The purpose of a share, which is also called a shared folder, is to expose a portion of a server’s file system to network users. The idea is to just keep portions of that file system available to users while allowing other portions of the server’s file system to remain private and unseen by network users.
Windows Explorer is where you’ll often administer shares, so let me show you how it’s done there.
Administrating Shares with Windows Explorer
Launch Windows Explorer and create a new folder. Just right-click on an empty space and select New > Folder.
Give the folder a name, e.g. “UserFiles.”
The intent here is that the contents of this folder will be the things we want our users to have access to from the network. For the purpose of an example, I’d like you to create a text document and give it a name, e.g. “Example.”
Next, let’s assign permissions to that file. Right-click on it and then select Properties from the context menu.
Once you’re in the Properties window, navigate to the Security tab. By default, the file is inheriting the permissions of the folder which, in turn, is inheriting the permissions from the drive itself. If you click on each group or user name, you’ll see their respective permissions in the lower panel.
To proceed with our example, let’s add a new user to this list. To do that, just click the Edit button.
And then in the next window, click Add.
Add an existing user into the text field labeled, “Enter the object names to select” and then click OK.
Give that person full control over the contents of the file by clicking the Allow check box for the item: Full control.
Click all OK buttons until you’re back at the folder you created earlier.
Next, go back up a level, right-click the folder you created, and select Properties.
In the Properties window, navigate to the Sharing tab and then click the Share button.
Now you should decide who among your users will be allowed to access files through this share. From the screenshot below, you see that the Administrators group is already in there. In addition to it, you can add whatever groups you like.
Just type in the name of the group (e.g. Users) or the name of an individual into the text box and then click Add. Once you’re done adding, click the Share button.
Then click Done.
You should then see the network path already filled in.
Users can use that path to access the contents of that folder.
If you want to give it a test run, go to the Start menu and click Run.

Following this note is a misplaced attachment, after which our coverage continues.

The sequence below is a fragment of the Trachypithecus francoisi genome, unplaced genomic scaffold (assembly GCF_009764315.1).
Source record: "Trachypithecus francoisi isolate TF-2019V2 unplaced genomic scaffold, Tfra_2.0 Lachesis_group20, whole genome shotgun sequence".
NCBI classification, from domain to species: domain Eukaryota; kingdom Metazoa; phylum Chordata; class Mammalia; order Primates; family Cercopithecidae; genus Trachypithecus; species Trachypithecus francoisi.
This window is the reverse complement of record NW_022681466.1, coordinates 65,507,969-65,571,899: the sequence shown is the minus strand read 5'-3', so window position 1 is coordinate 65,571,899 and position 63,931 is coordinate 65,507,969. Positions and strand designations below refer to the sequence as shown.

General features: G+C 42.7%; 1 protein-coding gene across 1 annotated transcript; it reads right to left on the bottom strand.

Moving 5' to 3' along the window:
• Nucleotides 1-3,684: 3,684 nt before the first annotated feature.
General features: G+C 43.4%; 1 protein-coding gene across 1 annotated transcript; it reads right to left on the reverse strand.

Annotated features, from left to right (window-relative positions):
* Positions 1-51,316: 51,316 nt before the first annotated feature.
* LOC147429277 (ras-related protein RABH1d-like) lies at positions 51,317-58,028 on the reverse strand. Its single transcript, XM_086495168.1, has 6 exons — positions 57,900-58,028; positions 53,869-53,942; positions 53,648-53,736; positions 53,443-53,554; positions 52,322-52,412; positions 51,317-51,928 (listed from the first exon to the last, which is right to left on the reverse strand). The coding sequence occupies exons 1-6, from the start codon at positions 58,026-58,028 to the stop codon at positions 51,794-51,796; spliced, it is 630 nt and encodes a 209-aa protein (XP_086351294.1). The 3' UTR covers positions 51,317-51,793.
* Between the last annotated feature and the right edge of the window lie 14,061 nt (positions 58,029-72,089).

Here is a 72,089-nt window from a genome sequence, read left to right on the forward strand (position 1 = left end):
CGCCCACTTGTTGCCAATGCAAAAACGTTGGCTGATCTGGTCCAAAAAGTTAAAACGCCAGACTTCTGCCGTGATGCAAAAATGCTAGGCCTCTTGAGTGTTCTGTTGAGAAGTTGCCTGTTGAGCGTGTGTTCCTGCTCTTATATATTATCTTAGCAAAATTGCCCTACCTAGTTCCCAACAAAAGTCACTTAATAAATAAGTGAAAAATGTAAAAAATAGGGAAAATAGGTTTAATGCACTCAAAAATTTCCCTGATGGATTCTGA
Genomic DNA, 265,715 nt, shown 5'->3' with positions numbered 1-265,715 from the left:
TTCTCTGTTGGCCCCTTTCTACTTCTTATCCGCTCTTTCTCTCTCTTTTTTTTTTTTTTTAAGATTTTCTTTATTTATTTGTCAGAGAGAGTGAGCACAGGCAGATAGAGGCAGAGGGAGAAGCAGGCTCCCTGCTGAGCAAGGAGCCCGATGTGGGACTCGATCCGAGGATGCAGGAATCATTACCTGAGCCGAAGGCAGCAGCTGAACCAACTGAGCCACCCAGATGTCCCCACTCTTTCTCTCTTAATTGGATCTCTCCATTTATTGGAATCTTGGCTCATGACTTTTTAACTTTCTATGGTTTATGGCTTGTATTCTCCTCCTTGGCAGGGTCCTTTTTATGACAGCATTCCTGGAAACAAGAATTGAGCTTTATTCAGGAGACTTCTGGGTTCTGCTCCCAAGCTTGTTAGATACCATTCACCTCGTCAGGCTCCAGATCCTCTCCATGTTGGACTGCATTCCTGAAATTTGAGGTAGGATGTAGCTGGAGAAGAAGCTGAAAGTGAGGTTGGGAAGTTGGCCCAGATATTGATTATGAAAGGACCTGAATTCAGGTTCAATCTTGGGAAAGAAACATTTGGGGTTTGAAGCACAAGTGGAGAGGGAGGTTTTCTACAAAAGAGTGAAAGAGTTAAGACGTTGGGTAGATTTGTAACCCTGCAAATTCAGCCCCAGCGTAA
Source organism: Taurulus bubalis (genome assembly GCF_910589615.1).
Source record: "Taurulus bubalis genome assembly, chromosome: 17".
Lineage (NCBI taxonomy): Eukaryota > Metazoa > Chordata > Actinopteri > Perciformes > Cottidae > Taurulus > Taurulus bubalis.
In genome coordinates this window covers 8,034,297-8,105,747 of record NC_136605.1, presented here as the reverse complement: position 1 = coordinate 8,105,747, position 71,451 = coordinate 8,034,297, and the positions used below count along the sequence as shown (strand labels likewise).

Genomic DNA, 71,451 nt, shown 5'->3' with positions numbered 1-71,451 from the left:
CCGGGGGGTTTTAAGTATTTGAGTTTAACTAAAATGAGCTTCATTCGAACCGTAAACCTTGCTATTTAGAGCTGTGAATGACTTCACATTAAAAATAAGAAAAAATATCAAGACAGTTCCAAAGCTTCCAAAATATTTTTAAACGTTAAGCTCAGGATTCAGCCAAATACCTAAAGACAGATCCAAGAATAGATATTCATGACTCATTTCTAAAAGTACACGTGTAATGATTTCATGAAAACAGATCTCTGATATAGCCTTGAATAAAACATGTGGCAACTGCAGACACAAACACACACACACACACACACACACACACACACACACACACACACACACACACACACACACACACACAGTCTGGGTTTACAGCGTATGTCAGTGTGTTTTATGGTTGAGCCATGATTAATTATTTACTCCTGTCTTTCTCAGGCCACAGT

Enter the path. This share is advertised, so if you do that on a local machine, you won’t have to enter the entire path because Windows will automatically populate the rest of the path’s name for you and then suggest that as a choice. Select it and then click OK.
Windows will then open that shared folder in a new window. When users access something through a share, the share will look like the top-level item to them. In other words, they won’t be able to go further up into the filesystem hierarchy.
That is, they won’t be able to reach the Windows folder or anything else contained in the server because the share represents their entry point into the server.
Up in Explorer’s title bar, you can click on the server, and you will then be able to see all the other shares in that computer. Some of those you may or may not have access to. Some of them, like the netlogon and sysvol shares, are there for special purposes. Specifically, those two are used by the Windows operating system itself.
That’s how a shared folder looks. Now you can also share a drive. For example, you can share your C: drive.
To do that, navigate to MyComputer, right-click your C: drive, and then select Properties.
Next, go to the Sharing tab. Depending on the particular drive you’re working with, you may or may not be able to share it by clicking the visible Share button. In my case, my C: drive is my system drive, so I am not allowed to just click the Share button, which is why it’s grayed out.
One way to go around this is to click the Advanced Sharing button.
When the Advanced Sharing window appears, click the Share this folder check box. Give the share a name (e.g. CDrive) and then click OK.
If you go back to the root folder of your server,
you’ll notice that the shared drive already appears.
Because that share points to the drive itself, it enables you to access all folders on that drive.
This is the broadest form of sharing that Windows offers. If your server has multiple drives attached to it, the only way to give someone access to everything is to share each drive individually.